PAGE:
Fellowship or “Followship”

Cults, Tribes, and True Communities

Humans have a proclivity to ban together for many reasons. Being part of a family, tribe, group, or community is a very natural part of being human. The reason for belonging to such groups can be both good for us as well as detrimental. As a member of a family, one can feel secure, cared for, and even loved. This also can apply to almost any kind of group, organization, club, or team. These groups usually have a specific purpose, task, or function. Family and community membership is usually the result of birth or habitat however the former can be the result of adoption and fostering a child or the result of a marriage or remarriage of two adults. The latter group is certainly more versatile and transitory but nevertheless a means of belonging.

Tribes, groups, and communities can be formal or informal, intentional or casual, born into, or a matter of choice. Fellowship is a friendly association, especially with people who share one’s interests. Such associations are freely chosen and freely abandoned without any sense of betrayal yet possibly causing disappointment or sadness. Also, the dynamics of a group can change drastically and frequently. An existing group or team can grow to be intimate, reaffirming, and supportive. But as members leave, the flow or pattern of the group interaction can change from acceptance to avoidance as personalities, trust, and affirmation make all the difference in the growth and development of each member and the bonds of the group or community. Along, with these variables are the relationships that may begin or dissolve due to the absence or presence of certain individuals.

Other groups and communities can be the result of proselytizing, assimilation, or a matter of simply joining for support or protection. Political, religious, and social or cultural groups can result in a variety of cults based on membership and indoctrination or as the result of a powerful and influential personality of the leader who invites individuals to join making that person feel wanted and special.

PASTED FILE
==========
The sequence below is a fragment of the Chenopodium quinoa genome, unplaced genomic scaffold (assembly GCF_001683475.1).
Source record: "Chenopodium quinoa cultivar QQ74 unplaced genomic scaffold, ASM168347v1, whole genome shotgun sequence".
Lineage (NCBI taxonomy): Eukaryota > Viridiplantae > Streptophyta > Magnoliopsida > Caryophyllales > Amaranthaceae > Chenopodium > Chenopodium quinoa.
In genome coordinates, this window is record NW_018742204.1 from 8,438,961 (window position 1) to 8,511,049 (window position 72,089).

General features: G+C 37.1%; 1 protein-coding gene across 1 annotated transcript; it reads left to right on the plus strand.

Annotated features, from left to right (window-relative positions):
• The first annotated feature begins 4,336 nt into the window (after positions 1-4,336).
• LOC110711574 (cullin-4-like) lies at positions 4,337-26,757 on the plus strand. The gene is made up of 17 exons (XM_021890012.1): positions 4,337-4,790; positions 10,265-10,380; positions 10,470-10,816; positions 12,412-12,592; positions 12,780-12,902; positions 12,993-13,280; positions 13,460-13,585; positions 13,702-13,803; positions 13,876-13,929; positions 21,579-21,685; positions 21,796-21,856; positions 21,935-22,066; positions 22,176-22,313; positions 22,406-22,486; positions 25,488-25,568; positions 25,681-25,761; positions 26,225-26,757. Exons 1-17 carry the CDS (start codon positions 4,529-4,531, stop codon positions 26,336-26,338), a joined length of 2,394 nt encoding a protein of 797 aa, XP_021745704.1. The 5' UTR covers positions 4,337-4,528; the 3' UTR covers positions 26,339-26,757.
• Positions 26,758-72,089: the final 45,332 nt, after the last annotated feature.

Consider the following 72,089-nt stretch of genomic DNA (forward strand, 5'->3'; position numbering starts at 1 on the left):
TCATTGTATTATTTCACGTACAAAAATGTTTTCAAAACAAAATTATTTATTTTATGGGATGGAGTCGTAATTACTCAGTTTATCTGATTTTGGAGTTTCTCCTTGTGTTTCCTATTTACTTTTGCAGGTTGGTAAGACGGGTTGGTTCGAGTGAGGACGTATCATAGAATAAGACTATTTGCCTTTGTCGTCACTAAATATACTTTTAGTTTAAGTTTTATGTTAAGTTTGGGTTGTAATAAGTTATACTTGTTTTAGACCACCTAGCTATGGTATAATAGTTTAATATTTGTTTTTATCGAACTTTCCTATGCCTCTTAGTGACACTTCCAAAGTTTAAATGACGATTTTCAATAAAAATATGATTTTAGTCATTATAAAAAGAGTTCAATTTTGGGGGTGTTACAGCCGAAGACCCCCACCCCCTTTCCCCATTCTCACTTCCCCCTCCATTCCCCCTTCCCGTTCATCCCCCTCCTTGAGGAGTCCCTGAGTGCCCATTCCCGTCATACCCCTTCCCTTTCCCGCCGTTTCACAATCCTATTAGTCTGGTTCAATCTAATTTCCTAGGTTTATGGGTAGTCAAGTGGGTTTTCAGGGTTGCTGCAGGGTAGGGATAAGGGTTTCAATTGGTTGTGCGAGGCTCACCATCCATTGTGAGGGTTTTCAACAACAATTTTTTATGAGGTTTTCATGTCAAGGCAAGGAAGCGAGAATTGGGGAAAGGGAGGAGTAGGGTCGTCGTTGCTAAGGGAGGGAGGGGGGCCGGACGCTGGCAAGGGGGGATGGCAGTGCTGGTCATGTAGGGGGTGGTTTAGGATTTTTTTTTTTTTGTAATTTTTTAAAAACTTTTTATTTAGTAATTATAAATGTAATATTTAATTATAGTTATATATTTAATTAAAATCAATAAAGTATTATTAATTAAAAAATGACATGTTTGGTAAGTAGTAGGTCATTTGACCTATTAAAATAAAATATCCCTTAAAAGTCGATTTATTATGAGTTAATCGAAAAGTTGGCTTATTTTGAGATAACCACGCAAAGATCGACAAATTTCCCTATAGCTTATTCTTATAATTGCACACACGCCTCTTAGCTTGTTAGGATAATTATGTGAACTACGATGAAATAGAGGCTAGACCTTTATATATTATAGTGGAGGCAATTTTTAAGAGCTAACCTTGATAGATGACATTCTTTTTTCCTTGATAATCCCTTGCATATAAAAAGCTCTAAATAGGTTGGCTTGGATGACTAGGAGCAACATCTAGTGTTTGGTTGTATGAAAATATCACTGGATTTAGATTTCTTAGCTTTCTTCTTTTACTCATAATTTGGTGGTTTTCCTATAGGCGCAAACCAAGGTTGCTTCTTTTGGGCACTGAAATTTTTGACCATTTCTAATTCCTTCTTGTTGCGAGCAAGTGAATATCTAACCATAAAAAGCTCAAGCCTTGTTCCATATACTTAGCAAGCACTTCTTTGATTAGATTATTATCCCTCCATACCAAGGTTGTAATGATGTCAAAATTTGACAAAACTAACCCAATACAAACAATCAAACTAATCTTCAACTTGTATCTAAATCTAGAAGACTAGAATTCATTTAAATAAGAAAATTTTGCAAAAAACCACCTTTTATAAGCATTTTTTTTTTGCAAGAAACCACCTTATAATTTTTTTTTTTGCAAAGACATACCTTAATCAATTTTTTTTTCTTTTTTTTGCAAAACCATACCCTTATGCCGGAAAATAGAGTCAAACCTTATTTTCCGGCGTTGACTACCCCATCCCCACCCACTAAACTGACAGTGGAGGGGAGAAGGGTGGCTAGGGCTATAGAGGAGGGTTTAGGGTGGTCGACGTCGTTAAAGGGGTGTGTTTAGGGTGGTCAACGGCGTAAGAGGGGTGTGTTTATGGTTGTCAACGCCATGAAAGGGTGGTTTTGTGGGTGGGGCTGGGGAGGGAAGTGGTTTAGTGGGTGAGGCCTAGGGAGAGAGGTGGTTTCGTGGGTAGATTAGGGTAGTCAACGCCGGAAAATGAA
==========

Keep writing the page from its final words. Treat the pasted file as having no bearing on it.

“In modern English, a cult is a social group that is defined by its unusual religious, spiritual, or philosophical beliefs, or by its common interest in a particular personality, object, or goal.” In many cases “cult” is another name for Religion. 

An older sense of the word cult involves can be related to a particular figure and can be associated with a particular place. References to the “cult” of a particular Catholic saint, or the imperial cult of ancient Rome, for example, use this sense of the word.

Groups labeled as “cults” range in size from local groups with a few followers to international organizations with millions of adherents. Certainly, the Catholic Church, like most religions, may be referred to as a cult. The word “religion” is based on the Latin “religare” ‘to bind’, which for my purpose, implies the use of “indoctrination” or the process of teaching a person or group to accept a set of beliefs uncritically.

Most older Catholics remember the Baltimore Catechism from grade school religion class. There were questions and answers that every student was required to memorize. For example, a question may be, “Who made the world?” The prescribed answer is “God made the world.” or another question may be, Who is God?” And the answer is, “God is the Creator of heaven and earth, and of all things.” 

Explanations for such questions and answers were usually given in Sunday homilies or special meetings for adult education provided by some but not all Catholic parishes.

Like any cult, there was no room for opposing the designated answer and those that did were reprimanded and even ostracised or considered “outside” the Church which, in the history of the Church through the ages, was considered heresy and may have resulted in drastic punishment even death.

Allegiance and complete loyalty to the teachings of the Catholic Church were required at all times and not to be ignored or abandoned. Sure, there were theological and moral disputes throughout the history of the Church as there are today but in the end, they were resolved by dogmatic pronouncements that indicated which definition or theology was correct and which are not.  Creeds, Papal Encyclicals, and even Councils spelled out the dogmatic beliefs and ethics and how to apply them. These were not negotiable.

Obviously, cults do not allow any room for dissent or controversy both of which weaken the cohesive bonds of the group and contribute to the identity of the cult’s existance and the validity of its purpose and message. Catholicism, like all serious religions or organizations, have bylaws and statements of goals and purposes. For the Catholic Church, Canon Law and the Catechism of the Catholic Church are two of the many sources of Church laws and teachings in that order. Creeds, doctrines, and dogmas were added as needed to further explain and interpret the Sacred Scriptures. Religion like a cult requires a certain permanent adherence which is usually not easily undone without permission, scorn, or being ostracized.